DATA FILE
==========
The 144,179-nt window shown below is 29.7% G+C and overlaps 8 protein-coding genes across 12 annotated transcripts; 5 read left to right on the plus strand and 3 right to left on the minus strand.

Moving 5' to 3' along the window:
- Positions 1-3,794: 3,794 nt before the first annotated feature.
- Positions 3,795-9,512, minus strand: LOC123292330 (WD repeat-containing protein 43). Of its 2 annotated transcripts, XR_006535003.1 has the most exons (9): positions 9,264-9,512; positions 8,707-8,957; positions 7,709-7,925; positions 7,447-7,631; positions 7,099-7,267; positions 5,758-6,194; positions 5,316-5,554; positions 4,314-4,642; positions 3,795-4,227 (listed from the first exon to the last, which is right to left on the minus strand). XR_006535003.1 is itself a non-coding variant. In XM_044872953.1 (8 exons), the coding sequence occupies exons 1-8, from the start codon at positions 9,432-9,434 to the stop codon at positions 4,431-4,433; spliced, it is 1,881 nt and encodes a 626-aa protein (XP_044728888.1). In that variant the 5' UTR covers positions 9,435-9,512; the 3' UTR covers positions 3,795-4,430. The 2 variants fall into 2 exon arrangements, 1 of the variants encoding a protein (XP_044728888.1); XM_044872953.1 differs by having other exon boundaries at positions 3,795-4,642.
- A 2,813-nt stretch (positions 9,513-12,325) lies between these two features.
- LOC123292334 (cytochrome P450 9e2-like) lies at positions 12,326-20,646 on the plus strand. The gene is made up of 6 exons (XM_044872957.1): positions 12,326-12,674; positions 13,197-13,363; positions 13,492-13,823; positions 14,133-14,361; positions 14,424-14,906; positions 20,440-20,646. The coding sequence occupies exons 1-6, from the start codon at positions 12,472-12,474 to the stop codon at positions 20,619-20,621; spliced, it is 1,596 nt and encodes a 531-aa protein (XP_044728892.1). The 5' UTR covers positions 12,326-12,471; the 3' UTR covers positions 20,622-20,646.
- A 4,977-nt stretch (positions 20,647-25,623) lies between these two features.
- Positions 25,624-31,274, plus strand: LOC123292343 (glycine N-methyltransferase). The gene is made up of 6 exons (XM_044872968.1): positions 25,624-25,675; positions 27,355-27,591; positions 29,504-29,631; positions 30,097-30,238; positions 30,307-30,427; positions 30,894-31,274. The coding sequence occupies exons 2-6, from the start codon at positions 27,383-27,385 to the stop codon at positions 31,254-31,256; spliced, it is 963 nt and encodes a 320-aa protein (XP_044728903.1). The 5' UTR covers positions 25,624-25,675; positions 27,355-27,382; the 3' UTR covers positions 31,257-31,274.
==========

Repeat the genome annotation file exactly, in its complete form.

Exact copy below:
The 144,179-nt window shown below is 29.7% G+C and overlaps 8 protein-coding genes across 12 annotated transcripts; 5 read left to right on the plus strand and 3 right to left on the minus strand.

Moving 5' to 3' along the window:
- Positions 1-3,794: 3,794 nt before the first annotated feature.
- Positions 3,795-9,512, minus strand: LOC123292330 (WD repeat-containing protein 43). Of its 2 annotated transcripts, XR_006535003.1 has the most exons (9): positions 9,264-9,512; positions 8,707-8,957; positions 7,709-7,925; positions 7,447-7,631; positions 7,099-7,267; positions 5,758-6,194; positions 5,316-5,554; positions 4,314-4,642; positions 3,795-4,227 (listed from the first exon to the last, which is right to left on the minus strand). XR_006535003.1 is itself a non-coding variant. In XM_044872953.1 (8 exons), the coding sequence occupies exons 1-8, from the start codon at positions 9,432-9,434 to the stop codon at positions 4,431-4,433; spliced, it is 1,881 nt and encodes a 626-aa protein (XP_044728888.1). In that variant the 5' UTR covers positions 9,435-9,512; the 3' UTR covers positions 3,795-4,430. The 2 variants fall into 2 exon arrangements, 1 of the variants encoding a protein (XP_044728888.1); XM_044872953.1 differs by having other exon boundaries at positions 3,795-4,642.
- A 2,813-nt stretch (positions 9,513-12,325) lies between these two features.
- LOC123292334 (cytochrome P450 9e2-like) lies at positions 12,326-20,646 on the plus strand. The gene is made up of 6 exons (XM_044872957.1): positions 12,326-12,674; positions 13,197-13,363; positions 13,492-13,823; positions 14,133-14,361; positions 14,424-14,906; positions 20,440-20,646. The coding sequence occupies exons 1-6, from the start codon at positions 12,472-12,474 to the stop codon at positions 20,619-20,621; spliced, it is 1,596 nt and encodes a 531-aa protein (XP_044728892.1). The 5' UTR covers positions 12,326-12,471; the 3' UTR covers positions 20,622-20,646.
- A 4,977-nt stretch (positions 20,647-25,623) lies between these two features.
- Positions 25,624-31,274, plus strand: LOC123292343 (glycine N-methyltransferase). The gene is made up of 6 exons (XM_044872968.1): positions 25,624-25,675; positions 27,355-27,591; positions 29,504-29,631; positions 30,097-30,238; positions 30,307-30,427; positions 30,894-31,274. The coding sequence occupies exons 2-6, from the start codon at positions 27,383-27,385 to the stop codon at positions 31,254-31,256; spliced, it is 963 nt and encodes a 320-aa protein (XP_044728903.1). The 5' UTR covers positions 25,624-25,675; positions 27,355-27,382; the 3' UTR covers positions 31,257-31,274.